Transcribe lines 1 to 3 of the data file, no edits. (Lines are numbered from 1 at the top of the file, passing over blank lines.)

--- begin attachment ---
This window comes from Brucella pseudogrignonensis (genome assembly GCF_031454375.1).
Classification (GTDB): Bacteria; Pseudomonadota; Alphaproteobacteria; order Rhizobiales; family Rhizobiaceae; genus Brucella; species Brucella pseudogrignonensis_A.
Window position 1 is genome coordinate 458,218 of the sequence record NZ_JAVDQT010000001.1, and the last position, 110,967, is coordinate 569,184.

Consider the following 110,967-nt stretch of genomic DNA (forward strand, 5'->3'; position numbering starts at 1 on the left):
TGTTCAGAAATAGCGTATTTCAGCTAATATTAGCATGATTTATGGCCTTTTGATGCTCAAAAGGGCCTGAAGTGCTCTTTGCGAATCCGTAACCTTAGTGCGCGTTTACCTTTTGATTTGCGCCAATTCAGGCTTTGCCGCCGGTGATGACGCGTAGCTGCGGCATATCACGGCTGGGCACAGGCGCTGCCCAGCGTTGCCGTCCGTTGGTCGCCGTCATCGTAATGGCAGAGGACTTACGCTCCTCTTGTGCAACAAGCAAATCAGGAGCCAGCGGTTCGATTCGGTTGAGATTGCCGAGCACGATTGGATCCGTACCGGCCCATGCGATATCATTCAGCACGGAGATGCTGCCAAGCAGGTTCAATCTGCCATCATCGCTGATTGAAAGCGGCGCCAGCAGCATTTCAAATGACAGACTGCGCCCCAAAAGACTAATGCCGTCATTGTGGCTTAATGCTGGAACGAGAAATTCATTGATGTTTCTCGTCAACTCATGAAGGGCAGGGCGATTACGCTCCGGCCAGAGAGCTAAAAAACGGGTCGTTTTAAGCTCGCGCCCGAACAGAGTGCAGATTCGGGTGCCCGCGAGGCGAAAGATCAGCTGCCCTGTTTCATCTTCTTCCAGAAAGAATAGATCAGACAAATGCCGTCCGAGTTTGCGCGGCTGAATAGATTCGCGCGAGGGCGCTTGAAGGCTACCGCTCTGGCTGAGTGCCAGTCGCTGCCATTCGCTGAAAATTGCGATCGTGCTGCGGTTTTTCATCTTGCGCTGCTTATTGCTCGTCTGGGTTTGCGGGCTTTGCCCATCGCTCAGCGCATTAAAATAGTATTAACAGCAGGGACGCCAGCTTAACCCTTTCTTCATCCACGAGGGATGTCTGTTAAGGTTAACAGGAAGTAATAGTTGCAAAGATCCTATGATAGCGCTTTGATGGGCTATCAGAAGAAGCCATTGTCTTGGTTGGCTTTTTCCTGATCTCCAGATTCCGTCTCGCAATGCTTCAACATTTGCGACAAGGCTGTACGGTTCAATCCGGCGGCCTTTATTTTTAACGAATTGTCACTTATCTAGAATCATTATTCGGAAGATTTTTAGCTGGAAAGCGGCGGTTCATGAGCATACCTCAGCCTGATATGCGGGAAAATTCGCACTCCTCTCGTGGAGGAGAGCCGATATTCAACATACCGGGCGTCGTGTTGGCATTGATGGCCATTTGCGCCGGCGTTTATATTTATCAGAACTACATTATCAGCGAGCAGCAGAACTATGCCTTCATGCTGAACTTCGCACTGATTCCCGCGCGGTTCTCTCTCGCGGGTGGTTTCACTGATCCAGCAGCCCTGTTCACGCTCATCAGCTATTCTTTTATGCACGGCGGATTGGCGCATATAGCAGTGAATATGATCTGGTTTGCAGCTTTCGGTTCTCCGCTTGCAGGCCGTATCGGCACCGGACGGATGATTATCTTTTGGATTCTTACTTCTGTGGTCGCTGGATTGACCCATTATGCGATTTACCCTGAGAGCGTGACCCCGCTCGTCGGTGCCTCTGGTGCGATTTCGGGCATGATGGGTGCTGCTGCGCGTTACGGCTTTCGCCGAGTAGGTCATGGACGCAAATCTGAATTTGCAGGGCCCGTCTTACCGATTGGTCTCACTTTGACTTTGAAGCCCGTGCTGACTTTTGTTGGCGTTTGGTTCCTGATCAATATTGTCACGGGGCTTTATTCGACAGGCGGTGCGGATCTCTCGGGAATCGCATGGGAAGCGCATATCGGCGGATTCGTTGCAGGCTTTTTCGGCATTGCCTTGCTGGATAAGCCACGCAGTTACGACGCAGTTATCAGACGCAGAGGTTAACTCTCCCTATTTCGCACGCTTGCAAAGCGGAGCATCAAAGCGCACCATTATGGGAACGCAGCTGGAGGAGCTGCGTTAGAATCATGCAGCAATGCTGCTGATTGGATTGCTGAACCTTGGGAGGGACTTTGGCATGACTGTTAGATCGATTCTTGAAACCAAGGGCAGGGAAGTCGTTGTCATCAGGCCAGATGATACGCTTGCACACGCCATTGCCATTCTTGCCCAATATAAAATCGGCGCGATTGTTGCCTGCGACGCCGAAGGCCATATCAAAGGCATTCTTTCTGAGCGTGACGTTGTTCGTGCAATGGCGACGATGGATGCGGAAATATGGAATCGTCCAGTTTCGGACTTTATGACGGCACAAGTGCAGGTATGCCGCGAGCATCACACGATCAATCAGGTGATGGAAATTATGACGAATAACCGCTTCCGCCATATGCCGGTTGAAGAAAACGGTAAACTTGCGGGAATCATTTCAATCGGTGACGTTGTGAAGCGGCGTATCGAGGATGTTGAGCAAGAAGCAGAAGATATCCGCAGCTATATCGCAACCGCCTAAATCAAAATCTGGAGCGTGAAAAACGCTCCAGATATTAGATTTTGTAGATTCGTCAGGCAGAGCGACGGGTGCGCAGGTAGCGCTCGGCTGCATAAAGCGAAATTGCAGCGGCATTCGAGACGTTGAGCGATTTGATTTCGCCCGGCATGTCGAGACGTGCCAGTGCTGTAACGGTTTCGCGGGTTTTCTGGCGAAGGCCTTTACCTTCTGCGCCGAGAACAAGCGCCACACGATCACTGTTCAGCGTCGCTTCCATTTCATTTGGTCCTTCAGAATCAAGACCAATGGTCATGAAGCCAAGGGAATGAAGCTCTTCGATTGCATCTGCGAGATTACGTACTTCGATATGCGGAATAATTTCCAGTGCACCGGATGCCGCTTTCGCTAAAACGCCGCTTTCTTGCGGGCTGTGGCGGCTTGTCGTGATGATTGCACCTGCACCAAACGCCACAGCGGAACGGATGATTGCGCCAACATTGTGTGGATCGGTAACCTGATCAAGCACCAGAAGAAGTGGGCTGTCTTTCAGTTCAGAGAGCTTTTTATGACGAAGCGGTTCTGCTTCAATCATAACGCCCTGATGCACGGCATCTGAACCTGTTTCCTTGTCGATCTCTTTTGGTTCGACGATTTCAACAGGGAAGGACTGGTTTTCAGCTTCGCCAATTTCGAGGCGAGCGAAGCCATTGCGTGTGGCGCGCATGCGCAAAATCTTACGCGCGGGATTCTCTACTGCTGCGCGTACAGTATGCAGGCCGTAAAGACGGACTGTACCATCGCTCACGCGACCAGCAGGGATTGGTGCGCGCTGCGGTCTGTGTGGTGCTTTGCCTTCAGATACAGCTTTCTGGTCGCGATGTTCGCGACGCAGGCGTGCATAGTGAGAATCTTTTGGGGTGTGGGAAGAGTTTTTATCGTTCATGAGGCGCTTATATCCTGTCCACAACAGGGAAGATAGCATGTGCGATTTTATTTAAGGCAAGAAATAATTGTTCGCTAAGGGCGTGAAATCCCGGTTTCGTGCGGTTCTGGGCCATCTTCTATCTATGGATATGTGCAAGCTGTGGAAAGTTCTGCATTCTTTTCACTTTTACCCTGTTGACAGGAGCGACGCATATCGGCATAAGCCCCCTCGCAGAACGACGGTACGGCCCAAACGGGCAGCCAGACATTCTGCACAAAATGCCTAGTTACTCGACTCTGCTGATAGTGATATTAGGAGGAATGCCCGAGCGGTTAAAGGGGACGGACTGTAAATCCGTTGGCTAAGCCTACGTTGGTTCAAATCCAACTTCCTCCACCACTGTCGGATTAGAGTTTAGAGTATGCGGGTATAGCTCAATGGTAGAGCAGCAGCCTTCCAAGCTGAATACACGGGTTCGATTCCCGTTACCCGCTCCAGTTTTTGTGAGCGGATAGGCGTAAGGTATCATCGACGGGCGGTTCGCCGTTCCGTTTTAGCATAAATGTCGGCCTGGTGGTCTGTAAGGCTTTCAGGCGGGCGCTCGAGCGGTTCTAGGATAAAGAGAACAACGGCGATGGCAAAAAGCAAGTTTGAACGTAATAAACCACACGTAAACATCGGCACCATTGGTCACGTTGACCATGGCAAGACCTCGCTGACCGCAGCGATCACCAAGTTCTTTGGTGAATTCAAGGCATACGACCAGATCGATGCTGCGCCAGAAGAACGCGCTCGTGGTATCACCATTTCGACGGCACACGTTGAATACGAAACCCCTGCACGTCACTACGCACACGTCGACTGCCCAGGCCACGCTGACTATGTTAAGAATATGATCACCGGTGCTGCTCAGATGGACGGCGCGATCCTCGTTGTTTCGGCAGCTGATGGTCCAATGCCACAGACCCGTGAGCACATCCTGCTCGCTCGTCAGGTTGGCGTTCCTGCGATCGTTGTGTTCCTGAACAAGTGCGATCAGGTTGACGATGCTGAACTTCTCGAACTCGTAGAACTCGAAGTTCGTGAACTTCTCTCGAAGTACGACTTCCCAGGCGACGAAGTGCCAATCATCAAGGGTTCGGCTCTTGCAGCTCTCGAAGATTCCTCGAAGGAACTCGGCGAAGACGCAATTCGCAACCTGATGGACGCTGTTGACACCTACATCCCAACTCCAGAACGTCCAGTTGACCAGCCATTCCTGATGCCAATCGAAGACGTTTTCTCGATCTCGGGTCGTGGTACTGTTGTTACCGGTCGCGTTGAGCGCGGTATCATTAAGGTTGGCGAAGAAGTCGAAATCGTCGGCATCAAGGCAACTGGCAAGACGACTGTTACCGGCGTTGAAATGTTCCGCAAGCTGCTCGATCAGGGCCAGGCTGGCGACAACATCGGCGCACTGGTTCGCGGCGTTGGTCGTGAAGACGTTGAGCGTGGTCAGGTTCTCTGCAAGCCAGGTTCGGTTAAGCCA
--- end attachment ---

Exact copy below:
This window comes from Brucella pseudogrignonensis (genome assembly GCF_031454375.1).
Classification (GTDB): Bacteria; Pseudomonadota; Alphaproteobacteria; order Rhizobiales; family Rhizobiaceae; genus Brucella; species Brucella pseudogrignonensis_A.
Window position 1 is genome coordinate 458,218 of the sequence record NZ_JAVDQT010000001.1, and the last position, 110,967, is coordinate 569,184.